Durian (Sau Rieng)
may wonder why this fruit has to bear such an austere name as "sau
rieng" (one's own sorrows). If you are curious enough, travel to the
orchard province in southern Vietnam where the locals are likely to recite the immortal love story.
ago, there was a young couple that lived in the region. Because of
social prejudices that could not be overcome, the couple sought their
own deaths in order to be faithful to each other. Their own sorrows
received the population's sympathies, and the story of their tragedy has
been handed down from generation to generation. To commemorate the
couple, the locals have named one of their most valuable fruits sau rieng.
is an expensive fruit. One durian fruit is five to six times larger
than a mango. Its skin is thick, rough, and covered with sharp thorns.
With a gentle cut between the edges of the outer shell, you can easily
open the fruit to expose the layers of bright yellow segments of meat
that make the pulp look like it is covered with a thin layer of butter.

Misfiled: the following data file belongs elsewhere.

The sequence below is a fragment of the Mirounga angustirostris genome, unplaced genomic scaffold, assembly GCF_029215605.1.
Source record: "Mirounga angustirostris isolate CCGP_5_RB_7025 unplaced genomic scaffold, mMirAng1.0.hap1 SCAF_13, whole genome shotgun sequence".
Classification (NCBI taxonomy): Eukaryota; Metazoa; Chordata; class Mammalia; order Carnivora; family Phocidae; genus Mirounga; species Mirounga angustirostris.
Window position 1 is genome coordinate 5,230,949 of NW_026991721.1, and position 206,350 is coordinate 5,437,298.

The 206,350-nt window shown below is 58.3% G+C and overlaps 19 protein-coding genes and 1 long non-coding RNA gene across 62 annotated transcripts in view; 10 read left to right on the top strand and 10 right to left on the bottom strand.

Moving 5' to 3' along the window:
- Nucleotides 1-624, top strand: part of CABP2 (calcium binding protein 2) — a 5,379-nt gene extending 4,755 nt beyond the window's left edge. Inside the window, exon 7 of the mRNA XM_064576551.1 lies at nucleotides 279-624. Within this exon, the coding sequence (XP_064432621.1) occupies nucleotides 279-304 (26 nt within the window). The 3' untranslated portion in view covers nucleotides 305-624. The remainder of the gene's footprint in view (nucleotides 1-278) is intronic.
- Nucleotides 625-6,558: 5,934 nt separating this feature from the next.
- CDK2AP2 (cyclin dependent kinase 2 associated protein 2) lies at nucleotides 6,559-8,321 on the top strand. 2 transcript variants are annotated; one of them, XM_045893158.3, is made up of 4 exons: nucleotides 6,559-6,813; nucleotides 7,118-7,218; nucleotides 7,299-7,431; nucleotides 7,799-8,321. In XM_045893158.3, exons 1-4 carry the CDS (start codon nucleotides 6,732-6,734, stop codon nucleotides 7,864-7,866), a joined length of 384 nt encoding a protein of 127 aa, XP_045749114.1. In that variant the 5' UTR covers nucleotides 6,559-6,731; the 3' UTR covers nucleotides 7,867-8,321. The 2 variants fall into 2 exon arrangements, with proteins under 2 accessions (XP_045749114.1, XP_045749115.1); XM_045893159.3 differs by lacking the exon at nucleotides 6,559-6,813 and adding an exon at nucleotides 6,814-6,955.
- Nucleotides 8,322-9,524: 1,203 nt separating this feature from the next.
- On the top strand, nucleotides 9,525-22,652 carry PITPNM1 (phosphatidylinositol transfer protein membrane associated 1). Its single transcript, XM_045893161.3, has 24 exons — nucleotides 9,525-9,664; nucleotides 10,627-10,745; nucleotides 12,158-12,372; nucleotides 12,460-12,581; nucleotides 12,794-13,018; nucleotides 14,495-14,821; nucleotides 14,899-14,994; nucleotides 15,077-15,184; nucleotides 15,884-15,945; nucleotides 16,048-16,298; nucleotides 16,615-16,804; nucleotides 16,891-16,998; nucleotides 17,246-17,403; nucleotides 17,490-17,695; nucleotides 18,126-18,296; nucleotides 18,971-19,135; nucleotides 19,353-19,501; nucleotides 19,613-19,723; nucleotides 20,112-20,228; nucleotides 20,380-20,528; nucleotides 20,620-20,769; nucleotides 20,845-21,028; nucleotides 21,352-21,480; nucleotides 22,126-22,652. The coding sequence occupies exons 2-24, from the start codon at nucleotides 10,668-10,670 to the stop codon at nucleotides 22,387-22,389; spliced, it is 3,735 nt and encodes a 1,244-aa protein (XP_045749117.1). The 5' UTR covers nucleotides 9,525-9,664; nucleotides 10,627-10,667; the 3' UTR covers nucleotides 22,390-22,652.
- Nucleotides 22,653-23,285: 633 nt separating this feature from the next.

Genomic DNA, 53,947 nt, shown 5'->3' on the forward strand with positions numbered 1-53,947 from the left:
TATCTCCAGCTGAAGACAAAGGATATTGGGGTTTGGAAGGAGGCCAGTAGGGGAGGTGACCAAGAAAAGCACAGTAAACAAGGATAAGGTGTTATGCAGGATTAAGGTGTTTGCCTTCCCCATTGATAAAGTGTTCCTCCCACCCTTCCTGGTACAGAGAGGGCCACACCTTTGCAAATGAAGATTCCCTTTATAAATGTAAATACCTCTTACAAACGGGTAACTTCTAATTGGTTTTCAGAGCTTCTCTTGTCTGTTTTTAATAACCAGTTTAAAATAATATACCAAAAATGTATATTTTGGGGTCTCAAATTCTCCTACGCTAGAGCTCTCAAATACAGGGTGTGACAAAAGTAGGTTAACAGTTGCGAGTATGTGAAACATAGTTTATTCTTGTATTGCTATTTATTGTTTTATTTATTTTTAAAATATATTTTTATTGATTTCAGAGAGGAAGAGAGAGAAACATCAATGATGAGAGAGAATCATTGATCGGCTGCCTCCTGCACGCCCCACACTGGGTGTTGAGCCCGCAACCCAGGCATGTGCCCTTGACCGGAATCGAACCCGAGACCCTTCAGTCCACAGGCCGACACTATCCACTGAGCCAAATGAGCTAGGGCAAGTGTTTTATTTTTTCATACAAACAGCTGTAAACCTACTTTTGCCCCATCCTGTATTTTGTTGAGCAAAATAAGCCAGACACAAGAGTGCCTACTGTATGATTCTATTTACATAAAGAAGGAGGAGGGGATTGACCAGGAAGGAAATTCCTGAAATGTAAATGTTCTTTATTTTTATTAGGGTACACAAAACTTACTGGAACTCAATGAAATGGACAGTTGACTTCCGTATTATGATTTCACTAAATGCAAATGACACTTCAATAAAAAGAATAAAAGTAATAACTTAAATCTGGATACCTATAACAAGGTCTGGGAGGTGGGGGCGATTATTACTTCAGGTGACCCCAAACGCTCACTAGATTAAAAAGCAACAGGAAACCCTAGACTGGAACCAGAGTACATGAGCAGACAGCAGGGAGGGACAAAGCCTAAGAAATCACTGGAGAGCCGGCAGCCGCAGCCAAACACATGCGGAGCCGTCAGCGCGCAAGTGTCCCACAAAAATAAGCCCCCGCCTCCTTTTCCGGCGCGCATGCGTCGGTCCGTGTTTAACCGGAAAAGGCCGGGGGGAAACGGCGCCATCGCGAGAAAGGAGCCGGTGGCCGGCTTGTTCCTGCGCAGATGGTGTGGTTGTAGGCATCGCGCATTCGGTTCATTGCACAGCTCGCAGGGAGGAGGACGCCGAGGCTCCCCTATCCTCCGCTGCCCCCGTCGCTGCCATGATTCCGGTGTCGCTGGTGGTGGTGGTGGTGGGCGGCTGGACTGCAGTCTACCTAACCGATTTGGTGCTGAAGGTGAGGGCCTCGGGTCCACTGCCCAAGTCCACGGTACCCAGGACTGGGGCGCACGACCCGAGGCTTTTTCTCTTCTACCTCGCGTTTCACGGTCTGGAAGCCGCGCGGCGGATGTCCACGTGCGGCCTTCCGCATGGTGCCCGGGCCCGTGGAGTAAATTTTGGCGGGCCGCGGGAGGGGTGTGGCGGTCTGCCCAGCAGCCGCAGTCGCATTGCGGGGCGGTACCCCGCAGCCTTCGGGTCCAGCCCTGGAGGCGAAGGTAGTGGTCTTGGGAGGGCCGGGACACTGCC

writer Mai Van Tao once wrote about the particularly good smell of the
durian. He wrote, "The dense fragrance which spreads near and far,
lingers a long time before disappearing. The strong smell can go
straight to your nostrils, even though you are still several meters away
from the fruit. The fragrance of durian is a mixture of smells which
come from a ripening jackfruit and that of a shaddock. It can also be
compared to the strong smell of foreign-made cheese and is rich as a
hen's egg. Others describe the fruit as sweet as well-kept honey. All
things considered, durian has a special tempting smell.Those who have
not enjoyed the fruit before may find it hard to eat. But once they have
tried it, they are likely to seek it again."